Lolita in the Afterlife
Join us for a conversation about the new essay anthology Lolita in the Afterlife: On Beauty, Risk, and Reckoning with the Most Indelible and Shocking Novel of the Twentieth Century. We are thrilled to chat with Jennifer Minton Quigley, editor of the collection and daughter of the original Lolita publisher, and contributing writers Bindu Bansinath, Aleksandar Hemon, and Laura Lippman. This program takes place March 31 at 6:30 pm Central and will be streamed live on YouTube.
More about Lolita in the Afterlife:
In 1958, Vladimir Nabokov’s Lolita was published in the United States to immediate controversy and bestsellerdom. More than sixty years later, this phenomenal novel generates as much buzz as it did when originally published. Central to countless issues at the forefront of our national discourse— art and politics, race and whiteness, gender and power, sexual trauma—Lolita lives on, in an afterlife as blinding as a supernova. With original contributions from a stellar cast of prominent twenty-first century writers and edited by the daughter of Lolita’s original publisher in America, Lolita in the Afterlife is a vibrant collection of sharp and essential modern pieces on this perennially provocative book.
Praise for Lolita in the Afterlife:
“In the six decades since its publication, Vladimir Nabokov’s Lolita continues to fascinate and disgust. Editor Quigley’s father took the risk in 1958 of publishing Lolita in the United States despite backlash and censorship threats. The 30 essays in this work present various aspects of Lolita, including a profile of the showgirl who first introduced the book to the American publishing world, its two film adaptations, its influence on modern music, and online message boards devoted to “nymphet culture” inspired by the novel…The superb essays found in this book demonstrate the enduring impact of this novel.” —Library Journal (starred review)
“A sparkling collection of essays about the controversial novel. Lolita is personal for Minton Quigley, a writer, editor, and daughter of Walter Minton, the Putnam president who first published the novel in the U.S. in 1958… A compendious, wide-ranging collection of sharp, thoughtful essays.” —Kirkus Reviews (starred review)
“Jenny Minton Quigley brings together many of the most accomplished scholars of today in her new collection dedicated to deciphering the long-term impact of the 20th century’s most controversial novel. Featuring essays from Sarah Weinman, Roxane Gay, Kate Elizabeth Russell, and many more, Lolita in the Afterlife is a thoughtful new addition to Nabokov scholarship that reaches deep into the American psyche.” —Crime Reads
About the speakers:
JENNY MINTON QUIGLEY is a writer and editor. She is the series editor for The Best Short Stories of The Year: The O. Henry Prize Winners, and the author of a memoir, The Early Birds. She is the daughter of Walter J. Minton, the storied former president and publisher of G. P. Putnam’s Sons, who first dared to publish Lolita by Vladimir Nabokov in the United States in 1958. A former book editor at several Random House imprints, Minton Quigley lives in West Hartford, Connecticut, with her husband, sons, and dogs.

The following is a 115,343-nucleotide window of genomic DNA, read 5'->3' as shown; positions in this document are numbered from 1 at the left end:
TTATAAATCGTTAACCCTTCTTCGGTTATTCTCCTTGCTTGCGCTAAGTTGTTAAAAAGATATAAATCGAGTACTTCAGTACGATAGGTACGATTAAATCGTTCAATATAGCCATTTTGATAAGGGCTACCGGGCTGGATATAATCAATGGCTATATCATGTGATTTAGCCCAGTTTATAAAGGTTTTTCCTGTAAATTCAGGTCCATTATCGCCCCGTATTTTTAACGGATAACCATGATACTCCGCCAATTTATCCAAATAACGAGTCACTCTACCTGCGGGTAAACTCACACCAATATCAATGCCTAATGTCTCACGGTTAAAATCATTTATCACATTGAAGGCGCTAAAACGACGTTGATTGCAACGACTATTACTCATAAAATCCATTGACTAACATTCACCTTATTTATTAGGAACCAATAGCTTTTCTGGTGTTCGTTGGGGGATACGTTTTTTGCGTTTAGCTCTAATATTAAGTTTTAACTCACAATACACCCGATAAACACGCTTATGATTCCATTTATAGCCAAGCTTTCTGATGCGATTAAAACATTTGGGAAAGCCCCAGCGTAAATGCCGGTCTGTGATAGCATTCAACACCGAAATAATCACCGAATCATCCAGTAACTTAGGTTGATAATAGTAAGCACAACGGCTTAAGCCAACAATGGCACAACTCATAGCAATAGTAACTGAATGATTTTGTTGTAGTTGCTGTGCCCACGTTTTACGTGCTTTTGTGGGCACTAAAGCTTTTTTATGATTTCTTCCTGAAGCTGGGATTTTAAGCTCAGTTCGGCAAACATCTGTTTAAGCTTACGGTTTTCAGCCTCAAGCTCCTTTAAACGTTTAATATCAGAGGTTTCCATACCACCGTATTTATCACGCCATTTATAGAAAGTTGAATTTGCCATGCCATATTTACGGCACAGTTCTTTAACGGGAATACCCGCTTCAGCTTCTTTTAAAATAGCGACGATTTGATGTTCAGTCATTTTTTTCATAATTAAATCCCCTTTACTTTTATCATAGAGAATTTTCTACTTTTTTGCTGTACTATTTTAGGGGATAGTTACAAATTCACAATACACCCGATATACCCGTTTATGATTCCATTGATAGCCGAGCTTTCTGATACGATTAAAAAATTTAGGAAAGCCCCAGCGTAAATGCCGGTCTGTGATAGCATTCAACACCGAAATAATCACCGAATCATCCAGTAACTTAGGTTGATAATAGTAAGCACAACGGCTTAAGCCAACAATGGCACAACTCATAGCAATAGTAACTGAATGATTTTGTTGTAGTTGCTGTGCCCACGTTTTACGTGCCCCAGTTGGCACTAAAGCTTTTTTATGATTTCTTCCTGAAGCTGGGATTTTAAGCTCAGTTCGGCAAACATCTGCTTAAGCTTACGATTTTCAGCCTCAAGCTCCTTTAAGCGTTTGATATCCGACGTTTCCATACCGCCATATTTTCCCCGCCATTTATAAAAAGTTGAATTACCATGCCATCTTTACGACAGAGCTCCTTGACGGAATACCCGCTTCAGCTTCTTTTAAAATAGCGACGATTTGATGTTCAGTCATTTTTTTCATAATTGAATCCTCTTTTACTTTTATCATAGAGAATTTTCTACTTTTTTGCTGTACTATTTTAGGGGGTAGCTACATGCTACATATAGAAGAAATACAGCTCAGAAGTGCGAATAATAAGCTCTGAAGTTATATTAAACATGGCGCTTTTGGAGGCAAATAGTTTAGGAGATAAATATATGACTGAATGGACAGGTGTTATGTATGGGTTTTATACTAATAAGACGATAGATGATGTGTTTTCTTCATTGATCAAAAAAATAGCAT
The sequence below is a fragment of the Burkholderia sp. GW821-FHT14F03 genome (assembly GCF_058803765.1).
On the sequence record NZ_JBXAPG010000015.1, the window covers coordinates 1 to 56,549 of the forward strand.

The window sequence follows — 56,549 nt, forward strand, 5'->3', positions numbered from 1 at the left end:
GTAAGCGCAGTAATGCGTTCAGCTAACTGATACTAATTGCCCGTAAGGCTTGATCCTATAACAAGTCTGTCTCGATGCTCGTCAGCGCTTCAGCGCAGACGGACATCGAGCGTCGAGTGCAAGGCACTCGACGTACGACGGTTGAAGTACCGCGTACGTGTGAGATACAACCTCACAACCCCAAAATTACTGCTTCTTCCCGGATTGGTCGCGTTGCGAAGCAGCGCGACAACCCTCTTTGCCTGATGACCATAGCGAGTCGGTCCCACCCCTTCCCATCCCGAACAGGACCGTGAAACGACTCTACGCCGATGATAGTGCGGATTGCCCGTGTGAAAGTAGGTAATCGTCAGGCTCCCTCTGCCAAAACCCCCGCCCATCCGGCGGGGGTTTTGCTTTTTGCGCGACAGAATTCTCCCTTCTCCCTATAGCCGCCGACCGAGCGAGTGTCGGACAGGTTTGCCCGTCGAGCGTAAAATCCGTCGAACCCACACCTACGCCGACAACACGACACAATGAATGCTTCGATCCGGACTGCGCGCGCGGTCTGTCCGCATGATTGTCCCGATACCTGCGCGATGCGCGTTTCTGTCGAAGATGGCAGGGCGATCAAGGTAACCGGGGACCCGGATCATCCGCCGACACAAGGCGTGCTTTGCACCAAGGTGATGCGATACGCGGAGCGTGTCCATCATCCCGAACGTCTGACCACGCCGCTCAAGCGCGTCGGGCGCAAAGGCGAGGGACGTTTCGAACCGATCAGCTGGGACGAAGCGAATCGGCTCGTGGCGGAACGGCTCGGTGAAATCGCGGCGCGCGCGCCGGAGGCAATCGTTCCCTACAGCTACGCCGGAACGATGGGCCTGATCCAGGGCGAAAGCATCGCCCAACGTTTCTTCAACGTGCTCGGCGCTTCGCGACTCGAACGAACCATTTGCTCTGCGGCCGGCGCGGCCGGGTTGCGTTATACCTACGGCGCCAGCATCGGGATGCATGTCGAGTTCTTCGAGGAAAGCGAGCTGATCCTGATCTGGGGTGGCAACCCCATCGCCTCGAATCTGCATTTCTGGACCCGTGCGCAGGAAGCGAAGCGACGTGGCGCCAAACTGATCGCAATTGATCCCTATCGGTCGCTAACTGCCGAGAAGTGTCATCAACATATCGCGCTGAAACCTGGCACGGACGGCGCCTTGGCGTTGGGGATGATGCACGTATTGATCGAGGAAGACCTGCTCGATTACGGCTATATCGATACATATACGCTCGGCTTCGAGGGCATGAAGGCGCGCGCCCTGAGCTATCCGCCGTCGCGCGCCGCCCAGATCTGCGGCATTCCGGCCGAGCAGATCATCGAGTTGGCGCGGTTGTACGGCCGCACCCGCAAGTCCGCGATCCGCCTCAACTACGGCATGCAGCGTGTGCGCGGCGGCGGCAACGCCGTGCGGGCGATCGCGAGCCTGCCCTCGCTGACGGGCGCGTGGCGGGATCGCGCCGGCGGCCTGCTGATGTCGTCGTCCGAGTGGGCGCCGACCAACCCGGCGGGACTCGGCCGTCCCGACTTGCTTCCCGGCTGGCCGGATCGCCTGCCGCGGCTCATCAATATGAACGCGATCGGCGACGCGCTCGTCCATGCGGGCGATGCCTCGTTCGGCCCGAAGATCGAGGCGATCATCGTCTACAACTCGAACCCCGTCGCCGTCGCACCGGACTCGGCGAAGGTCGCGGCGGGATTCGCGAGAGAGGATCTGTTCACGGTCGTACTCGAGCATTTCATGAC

BINDU BANSINATH grew up in North Brunswick, New Jersey and currently lives in Manhattan, where she’s an MFA candidate in fiction at Columbia University. Her work will appear in the forthcoming anthology, Lolita in the Afterlife: On Beauty, Risk, and Reckoning with the Most Indelible and Shocking Novel of the 20th Century, out from Vintage in 2021. Bindu is currently at work on her debut novel. She’s represented by Jin Auh and Alexandra Christie at the Wylie Agency. Bindu currently works as an assistant editor at Harper’s Magazine.
ALEKSANDAR HEMON is the author of The Lazarus Project, which was a finalist for the 2008 National Book Award and National Book Critics Circle Award, and three collections of short stories: The Question of Bruno; Nowhere Man, which was also a finalist for the National Book Critics Circle Award; and Love and Obstacles. Born in Sarajevo, Hemon visited Chicago in 1992, intending to stay for a matter of months. While he was there, Sarajevo came under siege, and he was unable to return home. Hemon wrote his first story in English in 1995. He was awarded a Guggenheim Fellowship in 2003 and a “genius grant” from the MacArthur Foundation in 2004. He lives in Chicago with his wife and daughter.
LAURA LIPPMAN was a reporter for twenty years, including twelve years at The Baltimore Sun. She began writing novels while working full-time and published seven books about “accidental PI” Tess Monaghan before leaving daily journalism in 2001. Her work has been awarded the Edgar ®, the Anthony, the Agatha, the Shamus, the Nero Wolfe, Gumshoe and Barry awards. She also has been nominated for other prizes in the crime fiction field, including the Hammett and the Macavity. She was the first-ever recipient of the Mayor’s Prize for Literary Excellence and the first genre writer recognized as Author of the Year by the Maryland Library Association. Ms. Lippman grew up in Baltimore and attended city schools through ninth grade.